Of all the questions we get about the church, no subject is more prevalent than the role and status of women. It is surprisingly common for curious people to have the impression that Mormonism is a male-dominated culture and theology; and even to view women as subservient, second-class citizens.
Part of this impression likely comes from misconceptions about polygamy (see earlier columns in this miniseries about answering common questions). But it goes broader and deeper than that. Many people know that the priesthood is held only by men in the church, and they assume that implies that they occupy a more important and favored position than women.
Of course, those of us who know the truth about church theology and who live as a part of the Mormon culture are familiar with the gender equality and equal-partnership marriages that prevail, and we often find it almost humorous that outsiders perceive it differently. (I, Richard, find it particularly funny that anyone would think that I have any control over Linda.) Still, clear language about the equal but different roles of men and women can make a big difference in how we are viewed by the wider public.
Here is some wording we find to be effective. Once again, this is not church-approved or official and is given just to suggest an approach and some particular language that we think may be useful and satisfying to curious acquaintances.
God created both men and women. He did not intend men and women to be alike, nor did he intend either gender to be regarded as or treated better than the other.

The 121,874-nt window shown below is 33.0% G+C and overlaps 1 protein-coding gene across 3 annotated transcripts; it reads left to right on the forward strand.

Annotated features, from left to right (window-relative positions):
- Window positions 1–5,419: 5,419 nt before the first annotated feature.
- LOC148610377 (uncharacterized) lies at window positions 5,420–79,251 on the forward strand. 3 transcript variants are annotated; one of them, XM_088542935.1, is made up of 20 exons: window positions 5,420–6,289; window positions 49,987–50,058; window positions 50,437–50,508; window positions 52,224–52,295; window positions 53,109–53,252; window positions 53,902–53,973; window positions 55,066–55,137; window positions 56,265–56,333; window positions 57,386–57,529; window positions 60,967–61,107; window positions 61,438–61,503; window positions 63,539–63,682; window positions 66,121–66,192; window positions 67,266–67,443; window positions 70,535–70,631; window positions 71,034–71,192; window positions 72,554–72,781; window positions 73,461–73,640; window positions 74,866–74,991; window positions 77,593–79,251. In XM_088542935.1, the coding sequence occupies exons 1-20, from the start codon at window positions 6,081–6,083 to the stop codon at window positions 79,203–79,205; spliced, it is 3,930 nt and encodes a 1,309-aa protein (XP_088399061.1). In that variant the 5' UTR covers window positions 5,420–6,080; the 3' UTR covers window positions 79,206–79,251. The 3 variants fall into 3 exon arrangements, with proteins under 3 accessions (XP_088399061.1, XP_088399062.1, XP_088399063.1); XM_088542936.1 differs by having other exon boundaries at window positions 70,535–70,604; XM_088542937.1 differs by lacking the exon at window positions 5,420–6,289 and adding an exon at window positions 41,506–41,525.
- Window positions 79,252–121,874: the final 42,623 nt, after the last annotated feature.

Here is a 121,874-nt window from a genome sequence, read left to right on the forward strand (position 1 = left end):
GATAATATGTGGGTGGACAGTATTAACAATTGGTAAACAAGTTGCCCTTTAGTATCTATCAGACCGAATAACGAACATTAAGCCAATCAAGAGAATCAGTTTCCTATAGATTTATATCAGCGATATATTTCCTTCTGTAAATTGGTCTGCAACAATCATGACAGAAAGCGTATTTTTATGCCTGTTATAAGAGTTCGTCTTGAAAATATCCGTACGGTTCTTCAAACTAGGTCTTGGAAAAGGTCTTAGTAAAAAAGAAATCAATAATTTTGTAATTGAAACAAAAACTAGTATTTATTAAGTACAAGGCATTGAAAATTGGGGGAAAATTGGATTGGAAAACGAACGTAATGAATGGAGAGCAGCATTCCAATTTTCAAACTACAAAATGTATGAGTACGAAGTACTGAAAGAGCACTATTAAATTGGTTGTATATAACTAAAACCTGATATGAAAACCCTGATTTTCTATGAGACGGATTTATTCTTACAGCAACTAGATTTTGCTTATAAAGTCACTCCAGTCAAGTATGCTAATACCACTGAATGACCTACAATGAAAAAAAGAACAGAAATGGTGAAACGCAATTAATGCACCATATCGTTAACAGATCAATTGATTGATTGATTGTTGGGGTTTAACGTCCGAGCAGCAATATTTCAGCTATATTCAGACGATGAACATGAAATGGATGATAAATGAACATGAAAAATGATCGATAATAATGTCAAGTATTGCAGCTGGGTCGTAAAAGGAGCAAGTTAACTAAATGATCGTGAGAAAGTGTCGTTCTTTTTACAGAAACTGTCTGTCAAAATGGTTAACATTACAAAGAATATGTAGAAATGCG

Mormon doctrine places women equal to and yet distinct from men. Both men and women have unique strengths, divine gifts, roles and responsibilities. The church has championed the equality and rights of women from the beginning. In fact, women living in the Utah Territory were the first in the United States to obtain the right to vote.
The church believes that fathers are to lead their families in love and righteousness and are responsible to provide for and protect them. We also believe that motherhood is the supreme privilege of women. In these sacred responsibilities, men and women are equal partners.
Though men are ordained to hold the priesthood, women have been integral and vital to the leadership and governance of the church from the beginning. They preside, lead, teach, preach, pray, organize and sit in council with male leaders. The church's Relief Society, which is believed to be the oldest and largest women's organization in the world, champions womanhood and mobilizes millions of women worldwide to serve in humanitarian causes.
This concludes our miniseries of articles on commonly asked questions about the church. Perhaps the most important thing to remember is that curious people are not always interested people. While it is never inappropriate to ask acquaintances if they are interested in the church and would like to be visited and taught by missionaries, we should be prepared, as should our children, to accept a negative answer to the "golden question" and to go ahead and provide a clear answer to questions about the church that come from "curious but not interested" people.
Richard and Linda are the founders of Joyschools.com and New York Times No. 1 best-selling authors who lecture throughout the world on family-related topics. Visit the Eyres anytime at www.TheEyres.com or at www.valuesparenting.com or read Linda's blog. Their three latest books are "The Entitlement Trap," "5 Spiritual Solutions" and "The Three Deceivers." Listen to their weekly radio show on Mondays at 4:30 at www.byuradio.org.